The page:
- Alex Himelfarb and Trish Hennessy offer their take as to what we should expect out of Ontario's basic income experiment:
Critics rightly argue that basic income is no magic bullet, that indeed there are no magic bullets. The history of the idea of basic income shows it’s no passing fad, but translating it into action can easily get mired in the muck of consultations, delays, poor execution or, most likely, inadequate funding.- Nick Hanauer points out that decades of experience in the U.S. show there's no truth to the threat that a fair minimum wage will result in a loss of jobs. And Don Pittis writes that a more equal economy is demonstrably producing improved growth in countries who look beyond the interests of shareholders alone.
That said, the Ontario experiment may be just the kind of jolt we need to break the mould; an important opportunity to reimagine the future of social and labour market policy. It gives us a chance to see how income provided unconditionally could give poor Ontarians greater autonomy and the breathing room to find their way out of poverty.
But more than that, it allows us to ask how our tax and transfer system, social services, and labour policies can be made to work together to achieve greater equity and social justice in these changing times.
The basic income experiment forces us to ask the right questions: how do we ensure all Canadians have access to the essentials, that all can live in dignity regardless of job status, that all have sufficient income so none need live in poverty?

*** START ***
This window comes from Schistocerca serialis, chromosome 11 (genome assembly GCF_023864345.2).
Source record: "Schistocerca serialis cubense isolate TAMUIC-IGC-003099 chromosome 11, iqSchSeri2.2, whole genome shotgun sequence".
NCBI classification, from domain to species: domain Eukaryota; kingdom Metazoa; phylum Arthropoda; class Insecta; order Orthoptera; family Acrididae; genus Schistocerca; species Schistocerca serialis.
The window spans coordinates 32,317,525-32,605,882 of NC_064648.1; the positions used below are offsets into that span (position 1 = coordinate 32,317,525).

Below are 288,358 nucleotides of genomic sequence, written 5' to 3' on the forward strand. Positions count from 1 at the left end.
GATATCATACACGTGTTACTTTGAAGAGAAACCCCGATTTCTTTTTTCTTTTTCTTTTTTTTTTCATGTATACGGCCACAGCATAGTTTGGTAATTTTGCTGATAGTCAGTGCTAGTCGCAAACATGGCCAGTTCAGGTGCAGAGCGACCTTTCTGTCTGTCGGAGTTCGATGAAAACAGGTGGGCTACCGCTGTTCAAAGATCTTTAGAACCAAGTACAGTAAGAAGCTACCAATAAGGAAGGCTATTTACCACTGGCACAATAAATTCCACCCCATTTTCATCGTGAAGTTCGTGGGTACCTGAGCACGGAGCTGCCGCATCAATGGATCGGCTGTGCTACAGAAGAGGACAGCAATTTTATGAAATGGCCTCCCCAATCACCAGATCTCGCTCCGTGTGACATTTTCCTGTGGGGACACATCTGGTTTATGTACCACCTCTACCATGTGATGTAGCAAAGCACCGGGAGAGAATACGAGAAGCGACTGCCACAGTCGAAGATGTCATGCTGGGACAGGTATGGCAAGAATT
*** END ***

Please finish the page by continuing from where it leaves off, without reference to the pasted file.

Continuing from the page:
Thinking of basic income in those terms, less as a single program and more as a set of objectives for all governments, changes the frame, shifts expectations and gives us a chance to address issues that have been ignored for too long, from the inadequacy and inefficiency of social assistance to how best to ensure a living wage.
- S.E. Smith discusses how privatization can increase the cost of delivering public services as social programs have to pick up the slack for exploitative corporate employers.
- Lee Berthiaume evaluates Brad Wall's carbon price posturing and finds it to consist of "a lot of baloney". And Adam Vaughan reports that methane emissions from the fossil fuel industry are far higher than previously assumed, making its contribution to climate change all the worse.
- Finally, John Paul Tasker reports on the Libs' choice not to start closing the funding gap for First Nations education even after being presented with a plan to keep their promise to do so.